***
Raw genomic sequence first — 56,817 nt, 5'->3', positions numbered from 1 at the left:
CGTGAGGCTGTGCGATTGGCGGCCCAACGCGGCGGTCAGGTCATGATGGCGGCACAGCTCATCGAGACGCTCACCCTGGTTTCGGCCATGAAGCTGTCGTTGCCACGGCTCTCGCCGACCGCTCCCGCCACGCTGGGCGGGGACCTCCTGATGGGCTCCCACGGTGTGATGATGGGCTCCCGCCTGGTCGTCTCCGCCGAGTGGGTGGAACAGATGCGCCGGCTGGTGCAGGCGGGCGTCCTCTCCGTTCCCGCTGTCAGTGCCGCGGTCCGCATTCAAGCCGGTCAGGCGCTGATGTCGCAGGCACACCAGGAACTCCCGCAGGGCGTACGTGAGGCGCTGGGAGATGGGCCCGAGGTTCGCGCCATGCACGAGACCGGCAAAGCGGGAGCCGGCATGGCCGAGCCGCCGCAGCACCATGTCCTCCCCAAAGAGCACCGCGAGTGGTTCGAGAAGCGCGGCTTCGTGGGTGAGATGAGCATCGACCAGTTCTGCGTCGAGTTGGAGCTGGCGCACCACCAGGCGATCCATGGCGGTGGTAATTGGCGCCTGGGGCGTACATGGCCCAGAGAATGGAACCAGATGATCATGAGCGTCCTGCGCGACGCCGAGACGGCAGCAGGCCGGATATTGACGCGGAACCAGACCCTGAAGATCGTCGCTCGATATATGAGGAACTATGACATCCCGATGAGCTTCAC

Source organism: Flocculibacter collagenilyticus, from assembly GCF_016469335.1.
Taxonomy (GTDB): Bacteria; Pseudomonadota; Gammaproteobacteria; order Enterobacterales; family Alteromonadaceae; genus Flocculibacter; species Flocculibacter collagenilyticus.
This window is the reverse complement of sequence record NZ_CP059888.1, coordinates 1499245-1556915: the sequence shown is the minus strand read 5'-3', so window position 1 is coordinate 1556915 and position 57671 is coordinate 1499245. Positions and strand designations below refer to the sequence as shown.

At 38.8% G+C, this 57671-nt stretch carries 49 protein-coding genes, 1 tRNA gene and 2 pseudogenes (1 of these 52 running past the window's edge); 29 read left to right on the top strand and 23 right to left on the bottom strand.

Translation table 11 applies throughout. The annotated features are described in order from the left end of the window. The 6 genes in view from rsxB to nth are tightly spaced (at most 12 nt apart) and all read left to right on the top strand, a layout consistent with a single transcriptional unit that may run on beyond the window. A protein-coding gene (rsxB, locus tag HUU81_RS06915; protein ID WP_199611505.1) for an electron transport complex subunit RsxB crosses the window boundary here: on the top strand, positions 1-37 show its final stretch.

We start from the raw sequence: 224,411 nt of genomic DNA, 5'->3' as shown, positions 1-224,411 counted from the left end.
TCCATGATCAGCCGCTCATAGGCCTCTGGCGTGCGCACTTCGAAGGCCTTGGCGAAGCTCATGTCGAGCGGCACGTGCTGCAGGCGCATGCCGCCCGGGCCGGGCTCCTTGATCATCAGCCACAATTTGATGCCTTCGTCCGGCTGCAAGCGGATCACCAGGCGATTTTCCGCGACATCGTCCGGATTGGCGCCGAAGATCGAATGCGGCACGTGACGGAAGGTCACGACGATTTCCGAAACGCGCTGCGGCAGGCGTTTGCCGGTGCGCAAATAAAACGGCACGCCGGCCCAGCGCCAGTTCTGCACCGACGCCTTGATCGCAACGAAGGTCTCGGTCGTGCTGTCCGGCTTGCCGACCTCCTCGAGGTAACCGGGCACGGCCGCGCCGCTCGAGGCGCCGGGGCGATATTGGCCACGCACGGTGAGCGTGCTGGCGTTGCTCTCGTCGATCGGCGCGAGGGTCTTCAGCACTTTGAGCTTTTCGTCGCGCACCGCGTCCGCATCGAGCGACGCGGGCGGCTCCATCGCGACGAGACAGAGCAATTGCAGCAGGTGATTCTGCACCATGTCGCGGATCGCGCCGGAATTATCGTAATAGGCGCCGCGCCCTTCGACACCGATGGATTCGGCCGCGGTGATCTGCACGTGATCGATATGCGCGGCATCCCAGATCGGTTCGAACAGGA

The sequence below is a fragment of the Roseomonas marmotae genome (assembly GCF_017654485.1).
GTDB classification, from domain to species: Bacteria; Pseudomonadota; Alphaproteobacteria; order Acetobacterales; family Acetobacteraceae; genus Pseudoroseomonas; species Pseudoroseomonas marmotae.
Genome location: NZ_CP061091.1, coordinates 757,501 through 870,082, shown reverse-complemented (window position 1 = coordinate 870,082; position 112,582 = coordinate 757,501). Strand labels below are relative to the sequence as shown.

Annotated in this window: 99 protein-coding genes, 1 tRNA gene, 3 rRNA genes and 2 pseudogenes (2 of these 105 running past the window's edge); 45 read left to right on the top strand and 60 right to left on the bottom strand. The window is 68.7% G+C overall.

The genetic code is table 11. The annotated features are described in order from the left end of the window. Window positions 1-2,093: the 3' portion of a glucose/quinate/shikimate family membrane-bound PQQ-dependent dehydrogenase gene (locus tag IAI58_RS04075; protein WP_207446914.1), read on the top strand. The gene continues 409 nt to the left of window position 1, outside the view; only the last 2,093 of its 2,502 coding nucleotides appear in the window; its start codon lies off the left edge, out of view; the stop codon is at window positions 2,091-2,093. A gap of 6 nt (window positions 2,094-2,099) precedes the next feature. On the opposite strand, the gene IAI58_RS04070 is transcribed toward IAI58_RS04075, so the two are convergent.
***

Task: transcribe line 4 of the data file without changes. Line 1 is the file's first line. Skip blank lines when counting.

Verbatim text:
Taxonomy (GTDB): Bacteria; Pseudomonadota; Gammaproteobacteria; order Enterobacterales; family Alteromonadaceae; genus Flocculibacter; species Flocculibacter collagenilyticus.